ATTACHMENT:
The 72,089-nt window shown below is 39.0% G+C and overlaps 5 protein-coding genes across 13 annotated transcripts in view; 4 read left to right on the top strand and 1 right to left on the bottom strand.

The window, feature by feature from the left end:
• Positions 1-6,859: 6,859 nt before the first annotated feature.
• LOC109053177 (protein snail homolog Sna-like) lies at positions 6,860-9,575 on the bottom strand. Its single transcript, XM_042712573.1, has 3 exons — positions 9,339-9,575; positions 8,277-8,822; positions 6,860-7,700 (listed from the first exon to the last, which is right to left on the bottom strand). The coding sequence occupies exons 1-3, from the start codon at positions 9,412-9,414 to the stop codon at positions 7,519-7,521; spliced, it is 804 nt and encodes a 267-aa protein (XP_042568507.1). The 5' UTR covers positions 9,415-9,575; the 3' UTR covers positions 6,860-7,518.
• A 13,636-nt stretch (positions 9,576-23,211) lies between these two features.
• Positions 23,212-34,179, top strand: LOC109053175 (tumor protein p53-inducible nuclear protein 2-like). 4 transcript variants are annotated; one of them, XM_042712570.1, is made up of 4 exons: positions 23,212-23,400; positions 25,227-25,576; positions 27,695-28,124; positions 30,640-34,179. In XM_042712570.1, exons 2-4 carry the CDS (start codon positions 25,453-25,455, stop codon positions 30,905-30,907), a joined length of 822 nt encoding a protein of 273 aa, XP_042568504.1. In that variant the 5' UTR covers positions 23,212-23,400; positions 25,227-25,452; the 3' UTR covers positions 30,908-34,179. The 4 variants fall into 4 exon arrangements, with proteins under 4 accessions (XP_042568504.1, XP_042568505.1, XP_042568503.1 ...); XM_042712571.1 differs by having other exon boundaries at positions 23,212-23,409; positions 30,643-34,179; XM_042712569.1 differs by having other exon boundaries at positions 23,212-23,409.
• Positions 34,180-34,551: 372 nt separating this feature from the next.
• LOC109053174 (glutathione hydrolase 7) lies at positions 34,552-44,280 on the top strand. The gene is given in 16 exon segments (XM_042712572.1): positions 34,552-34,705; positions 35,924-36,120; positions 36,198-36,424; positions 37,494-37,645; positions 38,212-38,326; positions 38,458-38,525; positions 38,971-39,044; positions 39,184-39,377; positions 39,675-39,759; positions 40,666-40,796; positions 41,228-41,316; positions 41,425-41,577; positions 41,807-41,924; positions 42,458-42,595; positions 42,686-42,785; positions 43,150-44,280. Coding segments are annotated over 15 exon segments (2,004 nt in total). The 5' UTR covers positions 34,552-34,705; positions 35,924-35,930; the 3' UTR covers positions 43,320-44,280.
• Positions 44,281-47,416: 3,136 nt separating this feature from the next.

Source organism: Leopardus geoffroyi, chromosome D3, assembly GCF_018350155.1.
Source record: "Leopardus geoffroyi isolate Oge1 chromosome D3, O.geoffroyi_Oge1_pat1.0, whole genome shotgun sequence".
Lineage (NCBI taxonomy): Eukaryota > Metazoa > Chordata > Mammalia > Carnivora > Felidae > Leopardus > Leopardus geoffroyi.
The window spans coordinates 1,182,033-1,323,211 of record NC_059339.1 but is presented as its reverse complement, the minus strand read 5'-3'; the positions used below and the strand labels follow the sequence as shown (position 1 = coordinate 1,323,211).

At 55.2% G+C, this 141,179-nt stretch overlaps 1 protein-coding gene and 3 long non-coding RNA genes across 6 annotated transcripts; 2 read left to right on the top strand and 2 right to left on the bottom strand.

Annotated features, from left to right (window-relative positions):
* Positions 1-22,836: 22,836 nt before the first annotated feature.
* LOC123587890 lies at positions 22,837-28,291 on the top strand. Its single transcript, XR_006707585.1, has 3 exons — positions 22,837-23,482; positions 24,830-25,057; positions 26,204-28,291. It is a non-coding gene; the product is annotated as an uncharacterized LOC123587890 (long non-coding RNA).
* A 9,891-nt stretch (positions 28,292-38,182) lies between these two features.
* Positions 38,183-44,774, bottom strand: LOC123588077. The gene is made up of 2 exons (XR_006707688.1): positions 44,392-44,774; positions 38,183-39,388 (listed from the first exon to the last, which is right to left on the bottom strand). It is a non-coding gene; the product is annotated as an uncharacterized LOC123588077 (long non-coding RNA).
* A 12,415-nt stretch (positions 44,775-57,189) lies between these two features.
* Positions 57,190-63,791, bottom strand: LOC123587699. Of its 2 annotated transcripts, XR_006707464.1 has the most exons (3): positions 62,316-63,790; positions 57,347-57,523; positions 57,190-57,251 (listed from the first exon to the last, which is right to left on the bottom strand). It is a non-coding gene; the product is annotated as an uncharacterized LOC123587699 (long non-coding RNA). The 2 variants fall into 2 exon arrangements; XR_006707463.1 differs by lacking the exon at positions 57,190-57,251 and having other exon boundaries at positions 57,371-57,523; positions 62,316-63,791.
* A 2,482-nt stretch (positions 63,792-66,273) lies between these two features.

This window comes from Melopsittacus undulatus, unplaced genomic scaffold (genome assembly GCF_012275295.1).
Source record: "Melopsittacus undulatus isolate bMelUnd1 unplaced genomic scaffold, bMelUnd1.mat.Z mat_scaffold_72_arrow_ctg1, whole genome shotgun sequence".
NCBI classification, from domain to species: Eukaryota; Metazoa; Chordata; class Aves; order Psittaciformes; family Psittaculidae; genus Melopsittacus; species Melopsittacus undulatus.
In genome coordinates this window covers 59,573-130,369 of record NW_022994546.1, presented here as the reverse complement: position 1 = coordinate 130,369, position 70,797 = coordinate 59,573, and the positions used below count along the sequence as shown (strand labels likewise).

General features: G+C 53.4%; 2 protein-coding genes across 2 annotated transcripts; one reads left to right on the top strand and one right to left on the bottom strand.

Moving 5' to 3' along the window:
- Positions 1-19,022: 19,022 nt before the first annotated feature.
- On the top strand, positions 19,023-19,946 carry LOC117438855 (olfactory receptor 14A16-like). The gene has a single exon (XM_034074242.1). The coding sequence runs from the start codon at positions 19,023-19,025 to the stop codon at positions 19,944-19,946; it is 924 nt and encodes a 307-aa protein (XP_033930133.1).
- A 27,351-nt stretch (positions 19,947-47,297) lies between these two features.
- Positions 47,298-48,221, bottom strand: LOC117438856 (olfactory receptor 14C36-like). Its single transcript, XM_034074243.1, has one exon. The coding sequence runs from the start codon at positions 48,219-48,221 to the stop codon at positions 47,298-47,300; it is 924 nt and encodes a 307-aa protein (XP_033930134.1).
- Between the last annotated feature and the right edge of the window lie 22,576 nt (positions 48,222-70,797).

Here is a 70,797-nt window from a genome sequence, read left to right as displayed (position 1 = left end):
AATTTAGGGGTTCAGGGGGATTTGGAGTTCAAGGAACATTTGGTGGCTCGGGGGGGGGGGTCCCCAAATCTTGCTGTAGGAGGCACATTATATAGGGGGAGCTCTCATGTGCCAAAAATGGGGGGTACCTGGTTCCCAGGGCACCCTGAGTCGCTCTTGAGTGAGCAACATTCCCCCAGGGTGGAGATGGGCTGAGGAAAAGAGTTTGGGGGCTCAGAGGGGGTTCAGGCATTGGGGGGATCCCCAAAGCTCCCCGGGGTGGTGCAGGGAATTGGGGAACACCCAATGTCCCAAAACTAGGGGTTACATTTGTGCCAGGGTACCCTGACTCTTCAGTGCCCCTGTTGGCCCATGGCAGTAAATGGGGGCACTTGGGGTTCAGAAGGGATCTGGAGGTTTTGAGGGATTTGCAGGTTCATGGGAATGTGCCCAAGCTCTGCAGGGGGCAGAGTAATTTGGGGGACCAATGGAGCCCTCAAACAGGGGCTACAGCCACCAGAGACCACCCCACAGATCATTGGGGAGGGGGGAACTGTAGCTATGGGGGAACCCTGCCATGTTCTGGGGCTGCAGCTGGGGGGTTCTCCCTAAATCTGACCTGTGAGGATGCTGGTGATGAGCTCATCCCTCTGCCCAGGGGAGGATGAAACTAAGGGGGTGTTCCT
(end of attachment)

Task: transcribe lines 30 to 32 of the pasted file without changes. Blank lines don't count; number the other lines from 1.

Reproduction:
- On the top strand, positions 19,023-19,946 carry LOC117438855 (olfactory receptor 14A16-like). The gene has a single exon (XM_034074242.1). The coding sequence runs from the start codon at positions 19,023-19,025 to the stop codon at positions 19,944-19,946; it is 924 nt and encodes a 307-aa protein (XP_033930133.1).
- A 27,351-nt stretch (positions 19,947-47,297) lies between these two features.
- Positions 47,298-48,221, bottom strand: LOC117438856 (olfactory receptor 14C36-like). Its single transcript, XM_034074243.1, has one exon. The coding sequence runs from the start codon at positions 48,219-48,221 to the stop codon at positions 47,298-47,300; it is 924 nt and encodes a 307-aa protein (XP_033930134.1).